I'm trying to design a database for a program that is storing and manipulating tweets off of Twitter.

I'm using code to fragment a tweet into words, usernames, and hashtags, so

I'm meeting @President over coffee to talk about my new job #cabinet #woot

would break down into {meeting, over, coffee, talk, about, new, job} (getting rid of words under 2 letters and after stripping punctuation), {president}, and {cabinet,woot}.

With my lack of experience in this area, I'd like to just be able to grow the number of rows in a column as necessary, but my intuition tells me that this would be a nightmare. Another possibility I've considered is just picking an arbitrary number like 10 columns to store words, 5 for usernames, etc., but this would be roughing it a bit, as I don't know for sure how many there will be, and I'd have to throw out what may be valuable information.

As it stands now, I have 3 varchars of sufficient length which hold "meeting over coffee talk about new job", "president", and "cabinet woot". So, whenever I need to grab the information for a particular tweet, I retrieve the row and break up the strings.

Is this the "correct" route? Am I missing an obvious way that will make my life easier? (I had found something online about using array, but I'm using MySQL and it doesn't seem to support that datatype.

1 Answer 1


Edited after a couple of comments by the question asker!:

Better idea for your design: new sample schema

(If you're not familar with these diagrams, that's seven tables, with foreign key links as pictured [the three _Link tables all have two foreign keys referencing the data tables]. It probably looks like I'm overcomplicating things, but trust me, "tokenise once and store in the database" is so much more efficient than "tokenise data each time you retrieve it".)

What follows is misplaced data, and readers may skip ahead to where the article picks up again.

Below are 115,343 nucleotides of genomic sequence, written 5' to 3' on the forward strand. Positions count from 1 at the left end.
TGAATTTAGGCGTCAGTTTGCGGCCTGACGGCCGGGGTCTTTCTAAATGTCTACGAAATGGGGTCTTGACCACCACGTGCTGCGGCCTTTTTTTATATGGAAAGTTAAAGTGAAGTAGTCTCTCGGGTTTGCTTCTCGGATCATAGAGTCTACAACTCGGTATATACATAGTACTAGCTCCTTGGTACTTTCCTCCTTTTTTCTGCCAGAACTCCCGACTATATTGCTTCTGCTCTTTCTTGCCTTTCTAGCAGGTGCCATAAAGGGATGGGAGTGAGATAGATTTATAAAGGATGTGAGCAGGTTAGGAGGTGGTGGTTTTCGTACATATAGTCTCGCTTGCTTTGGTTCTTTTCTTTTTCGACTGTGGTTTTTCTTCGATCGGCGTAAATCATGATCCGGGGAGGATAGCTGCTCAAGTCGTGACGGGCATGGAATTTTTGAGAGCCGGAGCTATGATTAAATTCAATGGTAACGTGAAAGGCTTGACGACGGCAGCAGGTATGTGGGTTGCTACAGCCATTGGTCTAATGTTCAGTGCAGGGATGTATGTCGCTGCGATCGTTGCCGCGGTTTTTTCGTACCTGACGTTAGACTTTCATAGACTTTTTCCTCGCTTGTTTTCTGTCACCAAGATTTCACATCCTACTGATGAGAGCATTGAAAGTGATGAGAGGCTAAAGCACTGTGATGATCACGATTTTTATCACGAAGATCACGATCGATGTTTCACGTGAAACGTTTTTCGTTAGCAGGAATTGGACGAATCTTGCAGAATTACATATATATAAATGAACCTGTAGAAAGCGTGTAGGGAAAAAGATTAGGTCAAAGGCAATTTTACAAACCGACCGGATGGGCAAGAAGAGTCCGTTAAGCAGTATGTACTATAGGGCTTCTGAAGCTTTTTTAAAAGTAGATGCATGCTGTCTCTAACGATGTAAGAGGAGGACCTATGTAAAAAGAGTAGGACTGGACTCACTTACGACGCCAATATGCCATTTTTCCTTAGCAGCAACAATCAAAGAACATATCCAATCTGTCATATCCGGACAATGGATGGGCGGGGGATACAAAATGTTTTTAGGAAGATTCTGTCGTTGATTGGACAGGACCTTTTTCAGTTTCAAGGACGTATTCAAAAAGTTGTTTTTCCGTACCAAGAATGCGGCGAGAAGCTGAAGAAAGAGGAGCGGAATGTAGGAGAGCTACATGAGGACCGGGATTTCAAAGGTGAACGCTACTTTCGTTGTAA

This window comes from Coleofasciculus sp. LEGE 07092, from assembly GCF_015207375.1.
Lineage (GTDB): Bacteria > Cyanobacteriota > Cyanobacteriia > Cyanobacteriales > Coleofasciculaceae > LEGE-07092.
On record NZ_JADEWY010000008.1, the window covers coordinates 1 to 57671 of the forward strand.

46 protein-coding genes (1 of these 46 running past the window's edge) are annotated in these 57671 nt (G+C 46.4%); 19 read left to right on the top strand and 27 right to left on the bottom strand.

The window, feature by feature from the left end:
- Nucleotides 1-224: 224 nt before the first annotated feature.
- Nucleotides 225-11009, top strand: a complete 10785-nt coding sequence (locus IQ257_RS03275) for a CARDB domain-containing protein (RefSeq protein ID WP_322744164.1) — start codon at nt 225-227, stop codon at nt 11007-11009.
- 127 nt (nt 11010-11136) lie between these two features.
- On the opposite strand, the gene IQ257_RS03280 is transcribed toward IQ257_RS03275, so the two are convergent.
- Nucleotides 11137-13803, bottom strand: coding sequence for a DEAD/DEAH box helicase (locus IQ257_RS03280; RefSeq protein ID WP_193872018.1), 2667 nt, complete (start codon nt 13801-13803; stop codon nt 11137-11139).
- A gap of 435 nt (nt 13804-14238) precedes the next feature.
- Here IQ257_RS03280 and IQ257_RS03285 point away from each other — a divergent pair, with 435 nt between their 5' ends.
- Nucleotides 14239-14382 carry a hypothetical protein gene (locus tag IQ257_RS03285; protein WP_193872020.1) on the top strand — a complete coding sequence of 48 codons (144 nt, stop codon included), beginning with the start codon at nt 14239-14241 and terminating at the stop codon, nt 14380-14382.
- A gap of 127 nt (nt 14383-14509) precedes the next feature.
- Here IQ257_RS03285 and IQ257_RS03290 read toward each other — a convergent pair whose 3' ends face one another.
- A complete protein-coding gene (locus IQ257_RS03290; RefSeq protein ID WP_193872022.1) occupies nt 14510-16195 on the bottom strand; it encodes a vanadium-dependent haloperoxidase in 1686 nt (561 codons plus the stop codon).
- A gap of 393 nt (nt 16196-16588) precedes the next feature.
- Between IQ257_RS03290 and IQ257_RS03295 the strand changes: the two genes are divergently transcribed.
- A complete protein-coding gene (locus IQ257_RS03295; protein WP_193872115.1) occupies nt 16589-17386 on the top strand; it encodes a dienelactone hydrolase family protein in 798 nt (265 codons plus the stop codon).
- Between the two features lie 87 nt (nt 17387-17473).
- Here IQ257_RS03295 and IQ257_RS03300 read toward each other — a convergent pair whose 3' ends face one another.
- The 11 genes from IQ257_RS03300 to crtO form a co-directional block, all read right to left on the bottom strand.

Sample data, using a simple tweet (ignoring Users for now, it's the same concept though): "test tweet! #howdoesthiswork #newbie"

TweetID   WordCount
   1         2

TweetID   WordID
   1         1
   1         2

WordID    Word
   1      test
   2      tweet

TweetID  HashtagID
   1         1
   1         2

HashtagID  Hashtag
    1      #howdoesthiswork
    2      #newbie

This allows you to easily get all the users linked in a tweet:

FROM  User U
        INNER JOIN
      Tweet_User_Link TUL ON U.UserID = TUL.UserID
        INNER JOIN
      Tweet T ON TUL.TweetID = T.TweetID
WHERE T.TweetID = <your ID here>

(change table names as appropriate for Hashtags and Words)

Or, slightly more complicated, get the top 10 words for all tweets mentioning a specific hashtag:

SELECT TOP 10 W.Word, COUNT(*) AS WordCount
FROM  Word W
        INNER JOIN
      Tweet_Word_Link TWL ON TWL.WordID = W.WordID
        INNER JOIN
      Tweet T ON TWL.TweetID = T.TweetID
        INNER JOIN
      Tweet_Hashtag_Link THL ON THL.TweetID = T.TweetID
        INNER JOIN
      Hashtag H ON H.HashtagID = THL.HashtagID
WHERE H.Hashtag = <your hashtag here>

(I've used ANSI SQL syntax, I'm not 100% sure if MySQL supports all of ANSI SQL - but it should be close enough.)


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